UNT Urges Safety for Spring Break

UNT Urges Safety for Spring Break
Posted by FoM on March 16, 2001 at 08:04:54 PT
By Jennifer Radcliffe, Star-Telegram Staff Writer 
Source: Star-Telegram
Students need to think twice before taking club drugs such as ecstasy because they are commonly mixed with more dangerous substances that can cause harmful side effects. That is one of the messages given this week during the University of North Texas' Safe Spring Break Campaign 2001, a series of events designed to discourage students from drinking alcohol or using drugs while they are on break next week.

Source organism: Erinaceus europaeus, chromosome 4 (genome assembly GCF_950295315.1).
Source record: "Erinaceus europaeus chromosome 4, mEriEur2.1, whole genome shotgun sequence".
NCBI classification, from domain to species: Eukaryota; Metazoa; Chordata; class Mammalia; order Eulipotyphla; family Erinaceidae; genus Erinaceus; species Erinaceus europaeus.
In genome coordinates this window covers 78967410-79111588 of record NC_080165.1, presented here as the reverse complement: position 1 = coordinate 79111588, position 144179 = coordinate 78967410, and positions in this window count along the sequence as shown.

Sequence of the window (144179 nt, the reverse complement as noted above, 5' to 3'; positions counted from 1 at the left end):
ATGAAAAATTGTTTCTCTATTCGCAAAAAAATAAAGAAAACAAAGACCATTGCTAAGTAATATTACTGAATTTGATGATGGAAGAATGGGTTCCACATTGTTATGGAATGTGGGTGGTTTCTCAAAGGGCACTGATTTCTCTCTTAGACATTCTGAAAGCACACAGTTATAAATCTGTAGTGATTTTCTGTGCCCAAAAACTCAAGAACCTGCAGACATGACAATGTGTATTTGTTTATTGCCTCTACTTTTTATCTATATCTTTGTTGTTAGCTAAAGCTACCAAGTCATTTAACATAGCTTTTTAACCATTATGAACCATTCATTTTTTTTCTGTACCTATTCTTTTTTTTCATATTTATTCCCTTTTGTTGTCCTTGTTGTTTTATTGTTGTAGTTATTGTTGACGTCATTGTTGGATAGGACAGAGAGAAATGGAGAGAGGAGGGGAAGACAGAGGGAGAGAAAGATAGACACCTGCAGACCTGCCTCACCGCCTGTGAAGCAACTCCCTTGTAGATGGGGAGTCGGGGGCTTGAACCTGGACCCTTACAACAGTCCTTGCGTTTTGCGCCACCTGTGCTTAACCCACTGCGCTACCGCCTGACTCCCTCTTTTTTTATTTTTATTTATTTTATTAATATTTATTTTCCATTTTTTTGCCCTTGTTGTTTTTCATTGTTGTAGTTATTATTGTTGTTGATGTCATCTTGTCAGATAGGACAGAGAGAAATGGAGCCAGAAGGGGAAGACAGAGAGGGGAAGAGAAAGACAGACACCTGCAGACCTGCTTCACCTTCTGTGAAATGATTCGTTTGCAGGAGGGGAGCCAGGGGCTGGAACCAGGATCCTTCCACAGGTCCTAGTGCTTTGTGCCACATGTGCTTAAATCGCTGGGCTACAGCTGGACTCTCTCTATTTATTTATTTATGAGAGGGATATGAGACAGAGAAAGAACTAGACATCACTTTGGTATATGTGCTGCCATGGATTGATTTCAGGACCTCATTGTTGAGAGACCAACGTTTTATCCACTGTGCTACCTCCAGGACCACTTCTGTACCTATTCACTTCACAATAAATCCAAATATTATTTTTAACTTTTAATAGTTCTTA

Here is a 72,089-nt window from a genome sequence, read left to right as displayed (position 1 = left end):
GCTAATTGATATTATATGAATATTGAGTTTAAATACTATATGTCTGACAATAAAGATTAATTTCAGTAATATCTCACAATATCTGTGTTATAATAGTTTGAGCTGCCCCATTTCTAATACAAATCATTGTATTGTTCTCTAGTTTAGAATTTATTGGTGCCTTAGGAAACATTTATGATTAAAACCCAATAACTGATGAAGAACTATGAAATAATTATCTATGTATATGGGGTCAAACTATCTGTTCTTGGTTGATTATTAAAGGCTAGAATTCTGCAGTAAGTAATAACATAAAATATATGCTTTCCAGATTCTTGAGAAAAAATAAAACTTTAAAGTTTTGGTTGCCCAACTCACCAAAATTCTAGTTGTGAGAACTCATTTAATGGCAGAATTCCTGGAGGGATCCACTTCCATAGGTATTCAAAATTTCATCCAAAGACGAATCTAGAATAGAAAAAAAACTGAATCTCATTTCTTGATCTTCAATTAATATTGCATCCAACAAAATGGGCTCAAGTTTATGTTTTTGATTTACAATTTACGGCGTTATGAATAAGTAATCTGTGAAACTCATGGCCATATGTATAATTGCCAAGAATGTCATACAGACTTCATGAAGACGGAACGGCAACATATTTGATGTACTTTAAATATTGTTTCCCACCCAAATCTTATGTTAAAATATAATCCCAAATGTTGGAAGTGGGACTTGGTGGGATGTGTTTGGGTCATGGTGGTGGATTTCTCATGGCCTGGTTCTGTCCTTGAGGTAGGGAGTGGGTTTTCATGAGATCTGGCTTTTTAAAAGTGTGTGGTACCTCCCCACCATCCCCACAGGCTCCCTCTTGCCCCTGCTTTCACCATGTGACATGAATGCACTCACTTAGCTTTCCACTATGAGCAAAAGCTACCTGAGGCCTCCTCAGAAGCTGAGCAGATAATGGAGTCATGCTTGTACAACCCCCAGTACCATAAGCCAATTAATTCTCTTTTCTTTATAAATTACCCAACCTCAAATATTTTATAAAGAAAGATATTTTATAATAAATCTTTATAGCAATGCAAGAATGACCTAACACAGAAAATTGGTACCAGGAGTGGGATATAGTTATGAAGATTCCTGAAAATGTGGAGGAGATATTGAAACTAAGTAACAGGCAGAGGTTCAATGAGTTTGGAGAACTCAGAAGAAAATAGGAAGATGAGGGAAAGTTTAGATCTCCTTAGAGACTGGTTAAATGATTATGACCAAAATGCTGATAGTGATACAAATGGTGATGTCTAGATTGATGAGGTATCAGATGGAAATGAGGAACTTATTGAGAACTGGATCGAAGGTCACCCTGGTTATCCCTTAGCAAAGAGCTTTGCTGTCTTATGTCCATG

The two-week campaign included lectures on myths about drugs, a choir performance and a campaign that asked students to display alcohol-awareness posters in their homes."We want students to recognize the truth about excessive drinking among their peers," said Irma Jones, director of NT Challenge, a substance abuse education, prevention and counseling program at UNT. "We want to reinforce the fact that most students are making responsible choices, and we would hope that students adjust their behavior to the norms."Nationally, the number of underage students who drink is at its lowest level since records were first kept in the 1960s. One reason may be that colleges are starting to use an information-based prevention method, called the social norms approach, Jones said. The approach, which has replaced scare tactics, simply gives students the facts, as well as information about their peers' behavior, she said."It's not a Nancy Reagan `Just Say No Campaign,' " said Bob Gordon of CampusSpeak, a company that provides lectures, such as the one on club drugs given this week at UNT. "It's about making informed decisions."One of the most difficult decisions students face is whether to try the wide array of club drugs that are available, he said.Those drugs, Gordon said, include:* Rohypnol, often called the date rape drug. It is the brand name for flunitrazepan, which is manufactured in France and is legally prescribed in more than 80 countries. Rohypnol has an effect equal to taking about 10 Valium. It can cause drowsiness, dizziness and confusion. It also can cause a severe drop in blood pressure, difficulty in breathing and possibly coma and death.* GHB, or gamma hydroxybutyrate. It is sometimes called liquid X, and comes as a clear liquid or an odorless powder. It is a synthetic drug that acts as a depressant. When mixed with alcohol, it creates a euphoria effect, a perceived increase in sexual drive and a lowered inhibition. When mixed with other drugs, it can cause seizure, difficulty in breathing and tremors.* Ecstasy. The most common form is methylenedioxymethamphetamine. Known as part of the rave culture, ecstasy comes in tablets. The drug, which is a synthetic and a psychoactive, heightens the senses. It often is mixed with LSD or ketamine, which originally was used to tranquilize cats.While teen-agers are using less marijuana nationwide, the use of ecstasy is increasing, studies indicate. About 10 percent of high school students tried the drug in 2000, up from 7 percent in 1999, said Howard Simon, spokesman for Partnership for a Drug-Free America.Experts believe that use of the drug is increasing because some view it as socially acceptable and relatively harmless."Kids really don't perceive this as a dangerous drug, and the availability of it has just exploded," Simon said. "It's still a relatively new crisis."The agency is developing advertisements about the dangers of ecstasy, he said. But students also must be wary of drugs that they are not choosing to take, such as Rohypnol.The best advice for students who plan to party during spring break is: "Keep your eyes on your drink. Don't leave your drink unattended, even if it's just a soda or glass of water," Simon said.UNT junior Heather Hines, president of the Panhellenic Council on campus, said she appreciates what she learned during the campaign."Obviously, it's a gaining problem," she said about club drugs. "I hope it helped make people aware of what's out there before they do something they regret."Complete Title: UNT Urges Safety for Spring Break; A Program Seeks to Educate Students About the Dangers of Excessive Drinking and Club Drugs Such as EcstasySend comments to: jradcliffe Source: Ft. Worth Star-Telegram (TX)Author: Jennifer Radcliffe, Star-Telegram Staff Writer Published: Thursday, March 15, 2001 Copyright: 2001 Star-Telegram, Fort Worth, TexasContact: letters star-telegram.comWebsite: Articles - Ecstasy
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